Volunteering Abroad? Measure a company by their service.

First, I apologize about the delay in posting my blog today. It is my goal to post between 9a-10a each morning for all ten of you reading. I’ve read repeatedly that consistency is critical in all social media platforms and I’d hate to throw off your entire day. I know I was supposed to write about Planes, Trains, and Automobiles today but who even knows what that means. Here’s a topic: the demise of customer service in America. Begin.

In January, like the responsible owner of a small business, I began looking into liability coverage for my nonprofit. I spoke with Lorie at Willis Insurance in Colorado and she told me that for Edge of Seven to have adequate coverage, it would cost in the neighborhood of $2,500. I submitted my application and was told that the quoting process would take 60 days max. She knew that I was organizing a project this summer to build a school in Nepal and assured me that we had more than enough time. This was on February 15th 2010.

Fast forward to March. I receive an email from Lorie that she is leaving the company and turning my file over to Kathy. By the time I responded to the email, her out of office said that she would be gone indefinitely. Seamless transition, Willis of Colorado. Kathy barely introduced herself by email but said that underwriters were working on my policy and she would be in touch if they had questions.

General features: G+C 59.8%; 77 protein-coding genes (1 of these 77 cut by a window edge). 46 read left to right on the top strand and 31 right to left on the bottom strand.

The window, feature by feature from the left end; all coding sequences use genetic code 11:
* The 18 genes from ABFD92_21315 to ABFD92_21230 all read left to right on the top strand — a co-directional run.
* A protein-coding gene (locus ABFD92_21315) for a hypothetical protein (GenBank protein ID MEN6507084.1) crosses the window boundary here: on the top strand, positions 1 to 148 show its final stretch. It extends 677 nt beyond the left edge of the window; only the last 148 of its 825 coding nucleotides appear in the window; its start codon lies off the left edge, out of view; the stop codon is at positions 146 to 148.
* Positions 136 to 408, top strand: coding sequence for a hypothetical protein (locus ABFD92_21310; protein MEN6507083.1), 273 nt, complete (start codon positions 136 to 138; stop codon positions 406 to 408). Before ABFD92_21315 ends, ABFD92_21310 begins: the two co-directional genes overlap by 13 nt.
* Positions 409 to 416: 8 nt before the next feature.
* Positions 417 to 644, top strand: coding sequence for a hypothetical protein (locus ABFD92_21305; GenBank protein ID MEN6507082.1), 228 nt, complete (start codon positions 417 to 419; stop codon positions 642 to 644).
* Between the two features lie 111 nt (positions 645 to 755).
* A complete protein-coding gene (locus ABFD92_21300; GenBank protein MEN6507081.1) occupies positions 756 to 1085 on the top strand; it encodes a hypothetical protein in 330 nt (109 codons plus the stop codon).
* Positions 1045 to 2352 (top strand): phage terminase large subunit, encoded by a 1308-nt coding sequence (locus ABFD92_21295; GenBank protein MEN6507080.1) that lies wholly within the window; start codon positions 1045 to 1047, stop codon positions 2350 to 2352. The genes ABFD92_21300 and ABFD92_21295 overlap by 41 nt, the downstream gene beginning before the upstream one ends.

April begins. Flowers bloom. And yet, no word from Willis of Colorado. Last week, I had to leave two voicemails and send three emails before I received a response. In fact, in all of the emails and voicemails, I asked Kathy to call me. When you are approaching a deadline, it’s nice to hear a voice. So, naturally, she sent me an email. She told me my quote would be ready on Monday. Monday came and went. I left a voicemail and sent an email. Tuesday came and went. I left a voicemail and sent an email. Yesterday just about came and went but I decided that single voicemails and emails must not seem urgent. I called every hour. Finally, I got Kathy on the phone. We spoke for approximately 25 seconds before she rushed me off of the phone telling me she was hitting “send” on the quote. Keep in mind, I was told the quote would be around $2,500. Wait for it.

$30,113. U.S. Dollars. Oh, plus 15% commission. Why not?! It’s a party. I literally could not speak for twenty minutes. I just kept rereading the quote thinking the real number was buried under all the insurance jargon which has yet to be explained to me. Nope. $30K. Hilarious.

Today is a new day. I have spoken to two wonderful men who have assured me that Willis of Colorado is insane. They have listened to my needs and assured me that they will do whatever it takes to make sure I get a quote that is fair. And, on the tightest timeline possible, they have promised me that I will have a quote in no longer than a week.

Kathy [Z] from Willis of Colorado has not called me yet today. I guess the voicemail where I was on the verge of tears just didn’t move her. And her voicemail mentioned that she was in the office today but taking off at 2:45p. But who can blame her? It’s Thirsty Thursday.

The moral of this story: customer service is important people. It’s CRITICAL. And if something goes right, you tell one or two people. But if you completely neglect your customers [Willis of Colorado], you never know who will find out.


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